Databand's SDK ("DBND") enables data engineers to orchestrate dynamic pipelines. DBND is an advanced framework that allows you to manage your data flows and run them on supported orchestrators. You can use DBND by defining pipelines with DBND decorators and executing pipelines with DBND's runtime.
Pipeline frameworks today did not provide an easy abstraction layer that enabled engineers to focus cleanly on their business logic while maintaining high development agility - and DBND successfully solves this problem.
DBND provides the abstraction layer that enables you to:
- Decouple pipeline code from data & compute infrastructure, making it easier to iterate
- Enable adaptive/dynamic pipelines (so you don’t write as much hardcoded logic to define different pipeline behaviors)
- Track everything that you run, including performance metrics, data flow, and data quality information
Engineers should not have to worry so much about the surrounding noise, like passing data between tasks of the pipeline or running tasks on different compute engines. It slows down team agility by requiring more redundant code and overhead. Databand solves that with an agile framework for pipeline development.
With DBND, you can define data tasks and pipelines ("DAGs") at the function level which simplifies the process of building and iterating your pipelines.
The code snippet below is a Python function that takes some input parameters and returns two DataFrames. Using the
@task decorator makes the function a task in DBND. The decorator also tells DBND to manage and track the function's inputs and outputs:
from dbnd import task from pandas import DataFrame from sklearn.model_selection import train_test_split from typing import Tuple # define a function with a decorator @task def prepare_data(raw_data: DataFrame) -> Tuple[DataFrame, DataFrame]: train_df, validation_df = train_test_split(raw_data) return train_df, validation_df
Decorators are powerful. They offer a lot of capabilities in a small package. They act as function wrappers for your pipelines., You can write code the way you want to.
We can define a pipeline by wiring together any number of tasks:
from dbnd import task, pipeline from pandas import DataFrame @task def prepare_data(data: DataFrame, key: str) -> str: result = data.get(key) return result @pipeline def prepare_data_pipeline(raw_data: DataFrame): key = acquire_key(raw_data) treated_data = prepare_data(raw_data, key) return treated_data
When wiring pipelines with DBND, DBND will automate passing outputs between tasks, making it easier to iterate pipelines with new data files and parameters.
With DBND, you can manage single points of connection to data infrastructure. Since DBND takes care of passing outputs between tasks, you can centrally manage data set connections and run pipelines with new data files as needed.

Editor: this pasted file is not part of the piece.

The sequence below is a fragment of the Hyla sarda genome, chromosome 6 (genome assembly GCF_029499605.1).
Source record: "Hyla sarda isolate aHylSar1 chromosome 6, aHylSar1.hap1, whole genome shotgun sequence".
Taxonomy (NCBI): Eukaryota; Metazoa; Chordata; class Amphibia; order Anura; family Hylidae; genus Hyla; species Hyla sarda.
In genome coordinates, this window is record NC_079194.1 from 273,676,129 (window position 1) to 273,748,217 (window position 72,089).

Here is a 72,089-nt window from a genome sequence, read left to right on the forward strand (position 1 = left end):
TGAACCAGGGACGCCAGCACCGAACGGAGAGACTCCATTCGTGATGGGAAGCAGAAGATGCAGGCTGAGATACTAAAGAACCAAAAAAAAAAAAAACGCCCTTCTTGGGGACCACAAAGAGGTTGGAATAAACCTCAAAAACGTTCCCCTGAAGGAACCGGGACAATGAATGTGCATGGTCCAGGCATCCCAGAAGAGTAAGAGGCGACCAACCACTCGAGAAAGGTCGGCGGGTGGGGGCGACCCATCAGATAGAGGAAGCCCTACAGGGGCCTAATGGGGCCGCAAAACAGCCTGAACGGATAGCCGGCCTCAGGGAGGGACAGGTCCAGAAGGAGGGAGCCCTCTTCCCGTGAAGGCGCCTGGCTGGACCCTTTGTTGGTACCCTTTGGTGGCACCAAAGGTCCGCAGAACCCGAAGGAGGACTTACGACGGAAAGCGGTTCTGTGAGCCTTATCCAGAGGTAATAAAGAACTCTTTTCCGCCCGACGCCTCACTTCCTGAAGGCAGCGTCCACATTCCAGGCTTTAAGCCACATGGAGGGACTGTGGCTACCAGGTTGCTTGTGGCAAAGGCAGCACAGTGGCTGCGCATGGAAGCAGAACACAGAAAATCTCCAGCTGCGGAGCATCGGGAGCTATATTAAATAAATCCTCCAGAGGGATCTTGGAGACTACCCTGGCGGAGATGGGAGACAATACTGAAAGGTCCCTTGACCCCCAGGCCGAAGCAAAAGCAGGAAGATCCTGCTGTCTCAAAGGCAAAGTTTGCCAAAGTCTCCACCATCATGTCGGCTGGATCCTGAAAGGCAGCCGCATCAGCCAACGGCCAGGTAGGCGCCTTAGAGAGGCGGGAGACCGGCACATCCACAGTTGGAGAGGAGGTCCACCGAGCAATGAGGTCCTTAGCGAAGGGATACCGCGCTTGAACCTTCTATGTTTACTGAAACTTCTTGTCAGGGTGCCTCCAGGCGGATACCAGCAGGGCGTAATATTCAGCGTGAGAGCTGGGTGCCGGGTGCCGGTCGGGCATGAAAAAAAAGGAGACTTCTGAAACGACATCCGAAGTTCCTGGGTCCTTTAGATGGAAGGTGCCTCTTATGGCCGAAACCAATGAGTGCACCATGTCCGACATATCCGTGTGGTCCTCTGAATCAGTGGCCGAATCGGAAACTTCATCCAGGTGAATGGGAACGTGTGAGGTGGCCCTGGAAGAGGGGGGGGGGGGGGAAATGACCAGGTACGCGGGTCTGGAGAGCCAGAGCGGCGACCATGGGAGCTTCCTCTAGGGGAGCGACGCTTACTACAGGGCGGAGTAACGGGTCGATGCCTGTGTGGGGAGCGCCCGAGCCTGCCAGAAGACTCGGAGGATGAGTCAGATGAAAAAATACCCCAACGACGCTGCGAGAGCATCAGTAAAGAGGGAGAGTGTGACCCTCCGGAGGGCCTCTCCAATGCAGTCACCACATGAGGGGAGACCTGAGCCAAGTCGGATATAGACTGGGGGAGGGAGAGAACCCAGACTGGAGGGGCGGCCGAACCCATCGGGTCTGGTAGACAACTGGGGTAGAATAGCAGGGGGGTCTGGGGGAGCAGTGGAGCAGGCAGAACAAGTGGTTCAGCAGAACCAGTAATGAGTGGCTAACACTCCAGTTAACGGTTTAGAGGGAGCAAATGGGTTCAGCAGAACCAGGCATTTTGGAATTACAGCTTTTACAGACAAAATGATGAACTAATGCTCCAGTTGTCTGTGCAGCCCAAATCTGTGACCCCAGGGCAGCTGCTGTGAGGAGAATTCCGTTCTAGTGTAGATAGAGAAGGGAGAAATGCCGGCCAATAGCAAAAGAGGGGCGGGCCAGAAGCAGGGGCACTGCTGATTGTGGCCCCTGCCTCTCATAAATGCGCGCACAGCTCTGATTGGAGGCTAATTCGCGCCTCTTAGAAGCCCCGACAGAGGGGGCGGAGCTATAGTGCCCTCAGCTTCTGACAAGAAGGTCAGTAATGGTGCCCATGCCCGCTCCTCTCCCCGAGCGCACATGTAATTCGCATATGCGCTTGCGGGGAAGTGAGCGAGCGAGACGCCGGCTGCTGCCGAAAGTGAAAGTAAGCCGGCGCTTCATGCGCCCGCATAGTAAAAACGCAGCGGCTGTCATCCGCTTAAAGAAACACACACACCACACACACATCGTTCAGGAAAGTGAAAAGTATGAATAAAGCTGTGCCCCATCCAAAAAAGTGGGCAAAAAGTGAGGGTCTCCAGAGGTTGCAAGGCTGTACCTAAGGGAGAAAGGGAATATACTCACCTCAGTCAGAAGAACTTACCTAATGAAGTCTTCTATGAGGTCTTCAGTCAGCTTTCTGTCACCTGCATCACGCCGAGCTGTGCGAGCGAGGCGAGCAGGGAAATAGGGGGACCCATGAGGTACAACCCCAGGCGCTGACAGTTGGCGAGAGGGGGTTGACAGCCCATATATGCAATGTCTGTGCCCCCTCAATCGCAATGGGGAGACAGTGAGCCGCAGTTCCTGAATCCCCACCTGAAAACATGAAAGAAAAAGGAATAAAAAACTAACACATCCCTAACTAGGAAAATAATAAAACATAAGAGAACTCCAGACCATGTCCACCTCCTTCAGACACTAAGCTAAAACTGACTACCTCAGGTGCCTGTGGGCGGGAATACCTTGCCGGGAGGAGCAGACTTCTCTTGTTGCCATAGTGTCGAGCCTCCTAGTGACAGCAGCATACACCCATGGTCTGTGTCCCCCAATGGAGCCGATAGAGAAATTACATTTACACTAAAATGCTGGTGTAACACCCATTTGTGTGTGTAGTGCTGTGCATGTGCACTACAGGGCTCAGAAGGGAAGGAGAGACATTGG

Data portability is especially useful for pipeline development. You can easily inject specific inputs during debugging and testing. Through a simple CLI switch, you can run the same pipeline with a data file from Amazon S3 or a data file from your local file system.
$ dbnd run prepare_data --set prepare_data.raw_data=s3://my_backet/myfile.json $ dbnd run prepare_data --set prepare_data.raw_data=datafile.csv
Using this approach, you can read and write data from any data source (local, AWS S3, GCP GS, Azure blob, HDFS, etc.); inject parameters and new data from environment, command line, and configuration providers/files.
For information about task configuration, see Task Configuration
With DBND, you can report and reuse pipeline data inputs and outputs. This is helpful for tracking information about your data sets, pipeline statuses, and your model performance in a machine learning example.
Tracking your data inputs and outputs, with the ability to capture full versions of your data sets, makes it possible to reproduce pipeline runs. If a pipeline fails or you need to change the task code, you can test iterations on consistent data.
In DBND, a task is a function annotated with a DBND decorator (
@task). Through the decorator, the task can be tracked and run using the
dbnd run command in CLI or Python code.
A pipeline is a sequence of tasks wired together. Machine learning teams usually use pipelines for running data ingestion, aggregations, and model training.
DAG is a synonym for Pipeline and often used interchangeably. In the DBND documentation, the DAG term is used to denote an Airflow pipeline.
A run is an execution of a pipeline or a task.
Parameters are all the defined and changeable properties of a task or pipeline, for example, data input and model weights.
Environments define the location where pipelines are executed (for example, local machine, Docker, Kubernetes, Spark cluster) and the metadata store where artifacts are persisted (i.e., input source, system folders, temporary folders, output destination).
- Hadoop Distributed File System (HDFS)
- Amazon Simple Storage Service (S3)
- Google Storage (GS)
- Local Spark
- AWS EMR
- GCP DataProc
- Any Spark server via Apache Livy
DBND is not another orchestration library. There are many existing solutions that are improving quite quickly. DBND solves problems for data engineering teams that need to go beyond creating scheduled DAGs - those teams who are looking to adopt agile development methodologies and build a full lifecycle around their projects.
In fact, we encourage you to use DBND along with a production orchestration system like Airflow.
Updated about 1 month ago